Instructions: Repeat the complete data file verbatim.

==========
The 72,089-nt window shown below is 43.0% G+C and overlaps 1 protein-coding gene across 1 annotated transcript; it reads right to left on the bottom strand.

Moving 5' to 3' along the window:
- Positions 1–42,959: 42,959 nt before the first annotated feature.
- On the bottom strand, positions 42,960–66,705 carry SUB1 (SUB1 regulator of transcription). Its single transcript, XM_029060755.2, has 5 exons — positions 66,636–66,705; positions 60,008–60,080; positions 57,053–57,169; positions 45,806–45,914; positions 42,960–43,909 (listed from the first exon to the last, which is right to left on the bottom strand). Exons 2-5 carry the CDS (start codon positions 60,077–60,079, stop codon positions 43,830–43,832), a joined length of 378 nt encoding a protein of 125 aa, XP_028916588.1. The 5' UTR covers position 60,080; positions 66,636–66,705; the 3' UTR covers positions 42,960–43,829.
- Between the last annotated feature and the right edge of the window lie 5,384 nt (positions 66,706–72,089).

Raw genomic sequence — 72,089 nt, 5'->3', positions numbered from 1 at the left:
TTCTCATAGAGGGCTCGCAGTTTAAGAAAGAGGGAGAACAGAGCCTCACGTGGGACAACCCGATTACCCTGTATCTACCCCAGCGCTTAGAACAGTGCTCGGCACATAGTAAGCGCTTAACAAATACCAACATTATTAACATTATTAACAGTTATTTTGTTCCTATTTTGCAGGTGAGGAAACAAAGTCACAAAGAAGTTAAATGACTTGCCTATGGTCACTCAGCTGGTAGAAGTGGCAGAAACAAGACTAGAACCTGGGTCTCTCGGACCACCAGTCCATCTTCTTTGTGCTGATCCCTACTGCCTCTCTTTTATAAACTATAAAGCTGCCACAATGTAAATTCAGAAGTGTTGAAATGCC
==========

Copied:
The 72,089-nt window shown below is 43.0% G+C and overlaps 1 protein-coding gene across 1 annotated transcript; it reads right to left on the bottom strand.

Moving 5' to 3' along the window:
- Positions 1–42,959: 42,959 nt before the first annotated feature.
- On the bottom strand, positions 42,960–66,705 carry SUB1 (SUB1 regulator of transcription). Its single transcript, XM_029060755.2, has 5 exons — positions 66,636–66,705; positions 60,008–60,080; positions 57,053–57,169; positions 45,806–45,914; positions 42,960–43,909 (listed from the first exon to the last, which is right to left on the bottom strand). Exons 2-5 carry the CDS (start codon positions 60,077–60,079, stop codon positions 43,830–43,832), a joined length of 378 nt encoding a protein of 125 aa, XP_028916588.1. The 5' UTR covers position 60,080; positions 66,636–66,705; the 3' UTR covers positions 42,960–43,829.
- Between the last annotated feature and the right edge of the window lie 5,384 nt (positions 66,706–72,089).

Raw genomic sequence — 72,089 nt, 5'->3', positions numbered from 1 at the left:
TTCTCATAGAGGGCTCGCAGTTTAAGAAAGAGGGAGAACAGAGCCTCACGTGGGACAACCCGATTACCCTGTATCTACCCCAGCGCTTAGAACAGTGCTCGGCACATAGTAAGCGCTTAACAAATACCAACATTATTAACATTATTAACAGTTATTTTGTTCCTATTTTGCAGGTGAGGAAACAAAGTCACAAAGAAGTTAAATGACTTGCCTATGGTCACTCAGCTGGTAGAAGTGGCAGAAACAAGACTAGAACCTGGGTCTCTCGGACCACCAGTCCATCTTCTTTGTGCTGATCCCTACTGCCTCTCTTTTATAAACTATAAAGCTGCCACAATGTAAATTCAGAAGTGTTGAAATGCC